Cat O'Nine Tails on Blu-ray

Monday, 26 September 2011 00:00

Argento’s second movie is a slow but suspenseful murder thriller with plenty of death and colourful characters. James Franciscus (“Beneath the Planet of the Apes”, Mr Novak) stars alongside Karl Malden (“Patton”, The Streets of San Francisco). Carlo Giordani (Franciscus) is a tenacious newspaper reporter sniffing around a top secret biotechnology lab in Rome where a break-in has occurred but strangely nothing appears to have been stolen.

He bumps into Franco Arno (Malden), a blind man with a penchant for puzzles and a curious mind. They soon team up to investigate the case which rapidly spirals into a multiple homicide. It turns out that the lab was developing a controversial test for people with a ‘XYY’ genetic trait that apparently suggests they have a greater propensity for violence and criminal activity. Can the odd pairing crack the case before the ruthless killer’s focus turns to them?

Cat O'Nine Tails comes to Blu-rayIn one of the disc’s special features, Argento bizarrely claims that this is one of his least favourite films because it is ‘too American’. The US financial backers requested such a product after being wowed by his first, more Italian picture (“The Bird with the Crystal Plumage”). What I think he means by that comment is that this movie is less dark and stagey than one of his typical giallo horror films. It is also considerably less gory. It does follow quite a predictable and level path in terms of tone, but never-the-less it is still an intriguing and fun ride.

The two principal characters bubble with life and charm; Giordani is suave, handsome and has his heart in the right place, never afraid to stick his nose into dangerous places to get a good story. Arno is sometimes comical but always sharp, occasionally spotting clues where those with their sight still intact are struggling to join the dots.

The secondary characters compliment the duo perfectly. Catherine Spaak (“Hotel”) plays the seductive and very rich daughter of the laboratory’s owner, a lady with a taste for high-speed driving. Horst Frank is Dr. Braun, a scientist who hangs out in unusual clubs. Rada Rassiomov is Bianca, the fianceé of an early victim who has some pivotal information to share, assuming she can evade the killer longer than her lover!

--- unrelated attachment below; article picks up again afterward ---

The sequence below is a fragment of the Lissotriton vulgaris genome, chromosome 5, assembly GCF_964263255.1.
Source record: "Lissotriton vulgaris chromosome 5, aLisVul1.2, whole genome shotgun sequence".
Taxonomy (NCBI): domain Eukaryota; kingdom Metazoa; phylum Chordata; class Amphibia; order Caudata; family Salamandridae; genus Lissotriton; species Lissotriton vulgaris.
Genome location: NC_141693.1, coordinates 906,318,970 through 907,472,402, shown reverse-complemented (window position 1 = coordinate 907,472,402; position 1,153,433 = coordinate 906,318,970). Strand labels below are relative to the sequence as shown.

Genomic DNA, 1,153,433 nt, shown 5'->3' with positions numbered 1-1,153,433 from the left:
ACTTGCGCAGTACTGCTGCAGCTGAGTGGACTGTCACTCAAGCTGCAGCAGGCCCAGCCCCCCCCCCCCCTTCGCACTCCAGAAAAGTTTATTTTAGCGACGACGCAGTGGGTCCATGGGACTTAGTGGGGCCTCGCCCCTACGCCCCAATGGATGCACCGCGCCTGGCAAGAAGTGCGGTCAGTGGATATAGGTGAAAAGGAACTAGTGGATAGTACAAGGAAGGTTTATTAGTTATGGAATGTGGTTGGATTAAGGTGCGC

The murderer is not the most inventive killer in the history of cinema, but each of his or her deadly acts are lovingly framed on celluloid by Argento. A couple of fatal highlights include a meeting at a station where an unsuspecting co-conspirator is casually nudged into the path of an oncoming train (and loses his head in the process), and someone who takes a rather painful trip down a lift shaft. Throw in a number of brutal strangulations and you will find plenty of murderous mayhem to keep you entertained.

Also helping to break up the mildly monotone pitch of the investigation are some excellent action scenes. The aforementioned rich daughter takes Giordani for a death-defying, high-speed drive through Rome, and the film reaches a superb crescendo with a roof-top fight and chase that will have you on the edge of your seat.

Special Features on this release include:

  • Dario Argento Remembers “The Cat O’ Nine Tails”
  • “The Cat O’ Nine Tails” In Reflection – an interview with long-time Argento collaborator Luigi Cozzi
  • Sergio Martino: The Art And Arteries of the Giallo
  • Four sleeve art options with original and newly commissioned artwork
  • Two-sided fold out poster
  • Exclusive collectors’ booklet featuring brand new writing by Alan Jones, author of “Profondo Argento”
  • English and Italian mono (with English subtitles) audio options.

As usual with Arrow’s Argento releases, you get some interesting nuggets of information amidst the slightly dry interviews, and some cunning featurette titles thanks to High Rise Productions. The Blu-ray’s HD picture quality is as good as the rest of the Argent range – sharp, vivid with a slight grain that does not detract from the overall impressiveness of the restoration. Sound quality is a little less impressive but it is sufficiently clean to emphasise Ennio Morricone’s fitting soundtrack compositions.

“Cat O’Nine Tails” (1971) is out now, courtesy of Arrow Video. The running time is 111 minutes approx, certificate ‘18’, and the movie retails for £24.99 on Blu-ray, or less from


Last modified on Thursday, 10 May 2012 16:37

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